The retirement of Rep. Barney Frank (D-Mass.) has put in motion a potentially brutal fight for the top Democratic slot on the Financial Services Committee, raising sensitive issues of race, seniority and ties to a vilified financial sector.
Allies of Rep. Maxine Waters (D-Calif.), a veteran member of the Congressional Black Caucus, are vowing “Armageddon” if her seniority does not land her the top slot. She is next in line after Frank on the panel but faces a potential challenge from Rep. Carolyn Maloney (N.Y.).
Waters made waves this year when she publicly criticized President Barack Obama, and she faces the possibility of an ethics trial next year.
Maloney is next in seniority after Waters. Representing the east side of Manhattan and western Queens, Maloney played a key role in addressing the financial crisis of 2008.
After the 2010 elections, Democrats passed over Maloney for the ranking member position on the Oversight and Government Reform Committee when Rep. Edolphus Towns (N.Y.) stepped down as ranking member. She was next in line in seniority.
Rep. Elijah Cummings (Md.), a member of the CBC with Towns, was picked over Maloney after a tense battle. The race split the CBC, and Towns eventually sided with Maloney.
The episode could hand Maloney an argument against adhering to seniority in this case because she was bypassed before.
Waters’ allies are confident she will prevail and are casting Maloney as too tied to Wall Street.
“This has the potential to be a real test of the values of the Democratic Party, whether you’re going to go with someone who’s consumer-oriented … or someone who has the interests of the banks,” an aide to a CBC member said. This same source predicted “Armageddon” if Waters was passed over.
CBC Chairman Emanuel Cleaver (D-Mo.), a member of the Financial Services panel, called speculation that Waters would be passed over “irrelevant” and said he expects her to secure full support from the CBC and Democrats on the committee.
“Make no mistake, she is a tough sister. But she also knows legislation and figuring out what’s best for the unprotected public,” Cleaver said.
Waters’ critics, however, ask in blunt terms whether she is capable of doing the job.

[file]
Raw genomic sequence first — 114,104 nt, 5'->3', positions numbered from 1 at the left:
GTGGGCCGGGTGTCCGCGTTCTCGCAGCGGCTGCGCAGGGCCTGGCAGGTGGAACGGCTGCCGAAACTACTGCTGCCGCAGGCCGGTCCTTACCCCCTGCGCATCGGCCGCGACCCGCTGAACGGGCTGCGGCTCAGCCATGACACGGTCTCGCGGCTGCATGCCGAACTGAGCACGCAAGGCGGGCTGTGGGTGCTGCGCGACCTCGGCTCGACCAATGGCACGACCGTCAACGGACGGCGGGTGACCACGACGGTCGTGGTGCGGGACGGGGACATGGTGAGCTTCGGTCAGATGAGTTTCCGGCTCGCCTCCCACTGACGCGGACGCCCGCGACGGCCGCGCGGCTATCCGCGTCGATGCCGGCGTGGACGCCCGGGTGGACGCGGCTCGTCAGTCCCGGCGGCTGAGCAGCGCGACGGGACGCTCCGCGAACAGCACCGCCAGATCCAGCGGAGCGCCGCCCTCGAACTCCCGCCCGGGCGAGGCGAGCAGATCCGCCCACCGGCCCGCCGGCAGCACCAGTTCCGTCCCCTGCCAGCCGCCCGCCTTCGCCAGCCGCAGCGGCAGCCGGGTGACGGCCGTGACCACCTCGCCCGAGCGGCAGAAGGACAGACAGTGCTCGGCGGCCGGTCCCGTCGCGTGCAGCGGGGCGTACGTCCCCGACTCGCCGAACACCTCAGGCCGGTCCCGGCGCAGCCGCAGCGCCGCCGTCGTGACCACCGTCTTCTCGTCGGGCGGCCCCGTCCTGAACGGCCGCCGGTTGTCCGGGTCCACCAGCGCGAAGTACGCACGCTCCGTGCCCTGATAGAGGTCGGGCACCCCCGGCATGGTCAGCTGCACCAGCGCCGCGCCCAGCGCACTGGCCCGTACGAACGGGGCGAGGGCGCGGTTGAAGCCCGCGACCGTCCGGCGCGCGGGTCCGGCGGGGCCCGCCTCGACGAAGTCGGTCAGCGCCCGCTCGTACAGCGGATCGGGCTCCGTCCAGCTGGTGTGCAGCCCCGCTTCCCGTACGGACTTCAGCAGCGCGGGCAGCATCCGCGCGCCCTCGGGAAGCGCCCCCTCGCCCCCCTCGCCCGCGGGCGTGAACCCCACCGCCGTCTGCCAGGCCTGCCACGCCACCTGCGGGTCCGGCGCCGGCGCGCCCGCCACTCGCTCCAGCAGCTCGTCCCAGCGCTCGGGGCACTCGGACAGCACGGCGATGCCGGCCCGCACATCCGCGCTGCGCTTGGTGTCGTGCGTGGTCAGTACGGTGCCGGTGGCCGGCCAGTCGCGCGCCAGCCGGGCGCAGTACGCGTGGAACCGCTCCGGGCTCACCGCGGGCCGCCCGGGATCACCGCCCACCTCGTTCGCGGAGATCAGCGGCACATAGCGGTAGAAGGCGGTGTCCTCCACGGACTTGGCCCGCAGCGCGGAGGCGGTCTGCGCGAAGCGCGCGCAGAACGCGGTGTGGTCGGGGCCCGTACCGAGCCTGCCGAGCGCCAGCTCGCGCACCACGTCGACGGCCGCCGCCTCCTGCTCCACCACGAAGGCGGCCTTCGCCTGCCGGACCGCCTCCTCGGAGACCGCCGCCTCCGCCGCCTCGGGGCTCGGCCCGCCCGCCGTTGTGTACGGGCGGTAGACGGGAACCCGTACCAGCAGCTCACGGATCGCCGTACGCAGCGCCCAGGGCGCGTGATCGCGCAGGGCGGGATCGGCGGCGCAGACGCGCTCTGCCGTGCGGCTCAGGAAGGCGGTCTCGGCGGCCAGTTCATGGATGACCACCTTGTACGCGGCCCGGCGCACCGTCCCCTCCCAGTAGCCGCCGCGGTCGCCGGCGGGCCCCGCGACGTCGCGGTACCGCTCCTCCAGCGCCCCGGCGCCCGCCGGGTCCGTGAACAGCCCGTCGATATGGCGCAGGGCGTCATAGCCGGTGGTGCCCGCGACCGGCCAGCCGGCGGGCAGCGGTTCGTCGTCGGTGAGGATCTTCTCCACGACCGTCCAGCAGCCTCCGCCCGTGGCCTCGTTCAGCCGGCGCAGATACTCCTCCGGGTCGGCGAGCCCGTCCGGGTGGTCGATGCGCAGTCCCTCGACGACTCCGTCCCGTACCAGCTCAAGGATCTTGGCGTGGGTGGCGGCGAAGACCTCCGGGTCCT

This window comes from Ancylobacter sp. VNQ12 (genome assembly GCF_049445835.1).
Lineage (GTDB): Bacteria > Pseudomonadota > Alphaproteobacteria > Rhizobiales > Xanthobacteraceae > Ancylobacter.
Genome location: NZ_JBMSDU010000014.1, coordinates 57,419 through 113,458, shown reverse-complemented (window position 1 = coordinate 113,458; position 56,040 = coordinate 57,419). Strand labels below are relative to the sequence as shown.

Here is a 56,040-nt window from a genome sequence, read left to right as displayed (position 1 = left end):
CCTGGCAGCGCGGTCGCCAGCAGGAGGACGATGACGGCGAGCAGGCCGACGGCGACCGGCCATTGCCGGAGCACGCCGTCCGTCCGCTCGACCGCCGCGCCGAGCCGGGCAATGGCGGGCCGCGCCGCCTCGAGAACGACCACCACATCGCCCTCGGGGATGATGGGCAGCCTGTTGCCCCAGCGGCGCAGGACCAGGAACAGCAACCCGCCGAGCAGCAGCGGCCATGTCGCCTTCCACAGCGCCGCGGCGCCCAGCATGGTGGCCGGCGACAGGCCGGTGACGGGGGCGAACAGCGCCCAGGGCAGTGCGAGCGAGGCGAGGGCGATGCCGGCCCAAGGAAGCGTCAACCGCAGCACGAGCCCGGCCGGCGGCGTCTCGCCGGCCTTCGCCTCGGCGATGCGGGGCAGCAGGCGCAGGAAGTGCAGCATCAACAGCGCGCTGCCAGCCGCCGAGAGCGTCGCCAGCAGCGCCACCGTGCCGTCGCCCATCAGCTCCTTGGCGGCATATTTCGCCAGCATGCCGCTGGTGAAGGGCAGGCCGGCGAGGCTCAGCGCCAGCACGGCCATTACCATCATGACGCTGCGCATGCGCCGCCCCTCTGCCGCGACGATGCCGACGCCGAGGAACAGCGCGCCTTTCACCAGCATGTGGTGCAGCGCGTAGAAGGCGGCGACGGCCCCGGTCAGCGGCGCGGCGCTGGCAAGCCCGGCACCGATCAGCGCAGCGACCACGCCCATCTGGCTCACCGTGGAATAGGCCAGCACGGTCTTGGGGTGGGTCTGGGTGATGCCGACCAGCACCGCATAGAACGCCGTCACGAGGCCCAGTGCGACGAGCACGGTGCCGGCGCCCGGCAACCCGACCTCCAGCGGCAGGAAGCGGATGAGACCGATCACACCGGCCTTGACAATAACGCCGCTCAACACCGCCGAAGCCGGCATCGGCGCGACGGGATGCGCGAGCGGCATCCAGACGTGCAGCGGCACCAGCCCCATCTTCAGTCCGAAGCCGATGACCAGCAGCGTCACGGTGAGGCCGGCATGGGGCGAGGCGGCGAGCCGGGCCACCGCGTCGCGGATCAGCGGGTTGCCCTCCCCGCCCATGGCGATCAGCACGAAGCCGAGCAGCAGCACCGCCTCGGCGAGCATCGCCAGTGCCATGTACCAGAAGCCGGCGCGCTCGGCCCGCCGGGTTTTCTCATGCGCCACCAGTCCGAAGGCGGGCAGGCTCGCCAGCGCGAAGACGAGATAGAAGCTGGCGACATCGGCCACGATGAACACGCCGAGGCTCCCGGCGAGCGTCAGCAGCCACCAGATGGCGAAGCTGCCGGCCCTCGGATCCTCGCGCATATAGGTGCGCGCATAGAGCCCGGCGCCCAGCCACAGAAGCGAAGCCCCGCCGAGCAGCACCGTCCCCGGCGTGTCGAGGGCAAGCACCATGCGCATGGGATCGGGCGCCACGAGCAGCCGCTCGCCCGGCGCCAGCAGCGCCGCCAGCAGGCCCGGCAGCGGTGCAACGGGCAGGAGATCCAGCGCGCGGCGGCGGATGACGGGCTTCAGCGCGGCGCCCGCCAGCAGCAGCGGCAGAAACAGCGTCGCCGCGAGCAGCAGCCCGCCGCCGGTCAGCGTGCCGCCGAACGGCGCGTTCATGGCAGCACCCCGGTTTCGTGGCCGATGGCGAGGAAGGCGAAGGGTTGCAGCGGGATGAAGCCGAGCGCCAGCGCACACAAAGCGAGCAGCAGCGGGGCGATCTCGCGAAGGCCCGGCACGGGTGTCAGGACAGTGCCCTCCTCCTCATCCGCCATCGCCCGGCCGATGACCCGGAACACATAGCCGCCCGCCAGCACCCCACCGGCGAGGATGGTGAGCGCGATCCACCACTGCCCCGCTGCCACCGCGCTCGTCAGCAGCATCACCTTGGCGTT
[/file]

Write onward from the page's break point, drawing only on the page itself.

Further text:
“If anything hurts her, it’s that people think she’s wacky when it comes to this stuff,” a Democratic lobbyist said. “The fine details elude her. ... Could you envision a Dodd-Waters [financial reform] bill? A lot of people think probably not.”
“I resent any attempt by the financial services industry to prejudge Maxine Waters with no legitimate reason. I think that’s stupid,” Cleaver said. “They can’t say, ‘Well she doesn’t know the issues.’ They can’t say that she’s not going to put the time into the committee.”
During consideration of the Dodd-Frank financial reform bill, Waters banded with a group of CBC members to force the inclusion of $4 billion to help prevent home mortgage foreclosures, burnishing her consumer bona fides.
Waters’ ethics questions are another drag on her bid. She was hit by the Ethics Committee last year with three charges related to her actions on the Financial Services panel, including whether she arranged meetings with the Treasury Department on behalf of a bank in which her husband had been a director and owned stock.
A trial was scheduled but then delayed in light of new information.
Eventually, an outside counsel, Billy Martin, was hired to decide whether the case against Waters should proceed. Martin’s report is due Jan. 2.
“Waters has too many ethical problems to get it; this might get nasty,” a former Democratic House aide said.
Maloney also has issues. In 2008, she helped craft the Troubled Asset Relief Program, which remains deeply unpopular. She has fought for strict regulations on the credit card industry, which has made her few friends in that field.
Both women are close to House Minority Leader Nancy Pelosi (D-Calif.). They are on the Democratic Steering and Policy Committee, and Waters also is a member of the Democratic whip team.
Beside serving as top Democrat on the committee, Frank leaves large shoes to fill for the remaining committee members, Democrats said.
“Looking at the Democratic committee roster, it’s an intellectually thin bench,” a second Democratic lobbyist said.
After Maloney in Democratic seniority are Reps. Luis Gutierrez (Ill.), Nydia Velázquez (N.Y.) and Mel Watt (N.C.).
One important question for those who work on financial services policy is whether Frank’s well-regarded staffers stay on to work for the next ranking member.
Waters praised Frank in a statement and said, “As the next most senior member of the committee, the current ranking member on the Capital Markets subcommittee and the former chair of the Housing and Community Opportunity subcommittee, I hope to use my experience to continue and expand his work in the committee.”
Maloney’s statement did not address whether she will make a bid for the ranking member slot.
She hailed Frank as “an American original: a brilliant Congressman and a trailblazer for equal rights who ably steered the House Financial Services Committee through the worst economic downturn in our lifetimes.”
Vice President Joe Biden waits to conduct a mock swearing-in ceremony with Sen. Brian Schatz, D-Hawaii, in the Capitol's Old Senate Chamber, December 2, 2014. Schatz was sworn in to serve the remainder of his term since he was appointed to the seat after Sen. Daniel Inouye, D-Hawaii, passed away.